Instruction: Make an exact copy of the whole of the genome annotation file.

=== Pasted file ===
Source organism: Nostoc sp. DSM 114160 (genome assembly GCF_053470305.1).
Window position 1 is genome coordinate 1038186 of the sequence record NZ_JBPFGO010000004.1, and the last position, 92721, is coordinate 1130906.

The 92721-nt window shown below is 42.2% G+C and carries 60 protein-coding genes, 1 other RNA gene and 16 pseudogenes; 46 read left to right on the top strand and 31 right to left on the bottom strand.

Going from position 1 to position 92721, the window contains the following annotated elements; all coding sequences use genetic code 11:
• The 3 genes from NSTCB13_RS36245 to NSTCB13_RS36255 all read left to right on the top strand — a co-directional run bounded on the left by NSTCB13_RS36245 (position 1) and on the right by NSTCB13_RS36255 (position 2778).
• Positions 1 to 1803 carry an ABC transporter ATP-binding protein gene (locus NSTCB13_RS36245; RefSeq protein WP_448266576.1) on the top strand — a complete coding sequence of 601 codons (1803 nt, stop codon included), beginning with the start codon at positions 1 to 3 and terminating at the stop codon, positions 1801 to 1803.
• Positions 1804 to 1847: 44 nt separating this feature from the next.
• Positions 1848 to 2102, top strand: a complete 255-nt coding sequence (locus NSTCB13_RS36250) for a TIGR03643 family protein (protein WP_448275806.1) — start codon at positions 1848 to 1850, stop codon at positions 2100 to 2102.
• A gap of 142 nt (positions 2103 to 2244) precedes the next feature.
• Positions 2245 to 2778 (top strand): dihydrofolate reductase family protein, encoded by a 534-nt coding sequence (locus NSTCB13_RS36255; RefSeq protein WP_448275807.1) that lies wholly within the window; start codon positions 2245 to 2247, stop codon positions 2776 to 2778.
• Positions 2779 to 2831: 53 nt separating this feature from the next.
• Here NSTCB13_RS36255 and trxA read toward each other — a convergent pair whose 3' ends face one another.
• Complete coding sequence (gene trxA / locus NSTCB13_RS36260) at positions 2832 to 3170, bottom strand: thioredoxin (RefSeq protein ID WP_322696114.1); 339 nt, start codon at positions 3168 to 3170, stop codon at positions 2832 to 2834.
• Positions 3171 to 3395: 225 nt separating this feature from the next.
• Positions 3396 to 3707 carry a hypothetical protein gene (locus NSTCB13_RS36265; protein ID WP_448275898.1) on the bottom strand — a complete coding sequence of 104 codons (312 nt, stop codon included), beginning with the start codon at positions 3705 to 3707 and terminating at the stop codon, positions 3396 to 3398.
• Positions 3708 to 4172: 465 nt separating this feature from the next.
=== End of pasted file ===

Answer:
Source organism: Nostoc sp. DSM 114160 (genome assembly GCF_053470305.1).
Window position 1 is genome coordinate 1038186 of the sequence record NZ_JBPFGO010000004.1, and the last position, 92721, is coordinate 1130906.

The 92721-nt window shown below is 42.2% G+C and carries 60 protein-coding genes, 1 other RNA gene and 16 pseudogenes; 46 read left to right on the top strand and 31 right to left on the bottom strand.

Going from position 1 to position 92721, the window contains the following annotated elements; all coding sequences use genetic code 11:
• The 3 genes from NSTCB13_RS36245 to NSTCB13_RS36255 all read left to right on the top strand — a co-directional run bounded on the left by NSTCB13_RS36245 (position 1) and on the right by NSTCB13_RS36255 (position 2778).
• Positions 1 to 1803 carry an ABC transporter ATP-binding protein gene (locus NSTCB13_RS36245; RefSeq protein WP_448266576.1) on the top strand — a complete coding sequence of 601 codons (1803 nt, stop codon included), beginning with the start codon at positions 1 to 3 and terminating at the stop codon, positions 1801 to 1803.
• Positions 1804 to 1847: 44 nt separating this feature from the next.
• Positions 1848 to 2102, top strand: a complete 255-nt coding sequence (locus NSTCB13_RS36250) for a TIGR03643 family protein (protein WP_448275806.1) — start codon at positions 1848 to 1850, stop codon at positions 2100 to 2102.
• A gap of 142 nt (positions 2103 to 2244) precedes the next feature.
• Positions 2245 to 2778 (top strand): dihydrofolate reductase family protein, encoded by a 534-nt coding sequence (locus NSTCB13_RS36255; RefSeq protein WP_448275807.1) that lies wholly within the window; start codon positions 2245 to 2247, stop codon positions 2776 to 2778.
• Positions 2779 to 2831: 53 nt separating this feature from the next.
• Here NSTCB13_RS36255 and trxA read toward each other — a convergent pair whose 3' ends face one another.
• Complete coding sequence (gene trxA / locus NSTCB13_RS36260) at positions 2832 to 3170, bottom strand: thioredoxin (RefSeq protein ID WP_322696114.1); 339 nt, start codon at positions 3168 to 3170, stop codon at positions 2832 to 2834.
• Positions 3171 to 3395: 225 nt separating this feature from the next.
• Positions 3396 to 3707 carry a hypothetical protein gene (locus NSTCB13_RS36265; protein ID WP_448275898.1) on the bottom strand — a complete coding sequence of 104 codons (312 nt, stop codon included), beginning with the start codon at positions 3705 to 3707 and terminating at the stop codon, positions 3396 to 3398.
• Positions 3708 to 4172: 465 nt separating this feature from the next.